SpaceX Starship launch: Starship SN10 nails landing hours after aborted test flight

SpaceX Starship explodes on landing during a test

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SpaceX’s 164ft-tall rocket fired its engines for a second time today (March 4) just after 11.15pm GMT. The prototype rocket launched from the Boca Chica launch pad in South Texas, pushed upwards by its three Raptor engines. SpaceX fans worldwide were dying to see the rocket nail its first launch and landing attempt after the crash landings of the SN8 and SN9 models, in December and February respectively.

Elon Musk’s firm attempted to launch the prototype earlier today but SN10’s onboard computers auto-aborted the flight seconds after the rocket’s engines were ignited.

According to Mr Musk, the abort was triggered by a “slightly conservative thrust limit” on the engines.

After SpaceX ran through the data and inspected the rocket for faults, SN10 was cleared for another launch attempt today.

Mr Musk tweeted: “Launch abort on slightly conservative high thrust limit.

“Increasing thrust limit and recycling propellant for another flight attempt today.”

And the problems appear to have begun even earlier, according to CNBC’s Michael Sheetz who was told the launch was being delayed by an open vent on the spacecraft.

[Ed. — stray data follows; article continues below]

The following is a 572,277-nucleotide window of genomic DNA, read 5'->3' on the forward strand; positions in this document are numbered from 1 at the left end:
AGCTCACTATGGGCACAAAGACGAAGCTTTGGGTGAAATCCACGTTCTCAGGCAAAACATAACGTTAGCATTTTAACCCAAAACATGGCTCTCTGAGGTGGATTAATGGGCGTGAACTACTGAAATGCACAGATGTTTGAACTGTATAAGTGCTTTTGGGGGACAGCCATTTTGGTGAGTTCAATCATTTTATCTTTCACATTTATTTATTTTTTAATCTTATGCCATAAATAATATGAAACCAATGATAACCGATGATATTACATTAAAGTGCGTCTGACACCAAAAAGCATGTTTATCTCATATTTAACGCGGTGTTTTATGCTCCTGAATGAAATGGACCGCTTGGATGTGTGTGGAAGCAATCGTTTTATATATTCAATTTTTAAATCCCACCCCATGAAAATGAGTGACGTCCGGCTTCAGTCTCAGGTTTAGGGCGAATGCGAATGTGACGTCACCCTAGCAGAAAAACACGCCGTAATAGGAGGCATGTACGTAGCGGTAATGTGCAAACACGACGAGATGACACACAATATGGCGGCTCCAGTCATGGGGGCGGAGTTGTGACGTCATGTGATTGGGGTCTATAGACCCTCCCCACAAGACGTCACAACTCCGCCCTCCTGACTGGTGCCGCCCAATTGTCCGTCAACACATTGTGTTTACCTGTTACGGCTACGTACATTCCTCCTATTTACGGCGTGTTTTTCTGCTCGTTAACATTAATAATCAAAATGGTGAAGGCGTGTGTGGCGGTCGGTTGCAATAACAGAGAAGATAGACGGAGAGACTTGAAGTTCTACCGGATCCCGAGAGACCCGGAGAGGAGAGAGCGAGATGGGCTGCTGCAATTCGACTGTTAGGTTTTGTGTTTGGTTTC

He tweeted: “SpaceX is still looking to launch Starship SN10 today but had a ground vent valve stuck open when propellant load was about to start, sources tell CNBC.”

Later, he followed up saying: “A source adds that the vent valve that was stuck open was preventing SpaceX from chilling the liquid oxygen but is now fixed.”

Starship is being developed as a rapidly reusable, heavy launch vehicle designed to carry humans to the Moon, Mars and beyond.

The spacecraft part of the system will launch on top of the Super Heavy booster rocket.

But development has been something of a mixed bag so far and SN10 is only the third prototype to launch from Boca Chica.

The first prototype, SN8, flew early in December 2020 to an altitude of 7.8 miles (12.5km).

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The rocket then dived towards the ground, belly-side down, before tipping up again and attempting a soft landing.

Unfortunately, the rocket failed to stick the landing and went up in a mushroom cloud of smoke and fire.

The next Starship iteration, SN9, met the same fate just two months later.

The rocket flew to an altitude of about 32,000ft or 6.2 miles (10km).

SN9 performed the same belly flop manoeuvre but one of its engines failed just before landing.

And yet, despite both rockets, crashing into the launch pad, SpaceX said the crashes serve as a valuable lesson for future Starship test flights.

And the unusual landing sequence will allow Starship to touch down on worlds like Mars where the spacecraft will have no access to launch pads or airstrips. 

SpaceX said: “A controlled aerodynamic descent with body flaps and vertical landing capability, combined with in-space refilling, are critical to landing Starship at destinations across the solar system where prepared surfaces or runways do not exist, and returning to Earth.

“This capability will enable a fully reusable transportation system designed to carry both crew and cargo on long-duration, interplanetary flights and help humanity return to the Moon, and travel to Mars and beyond.”

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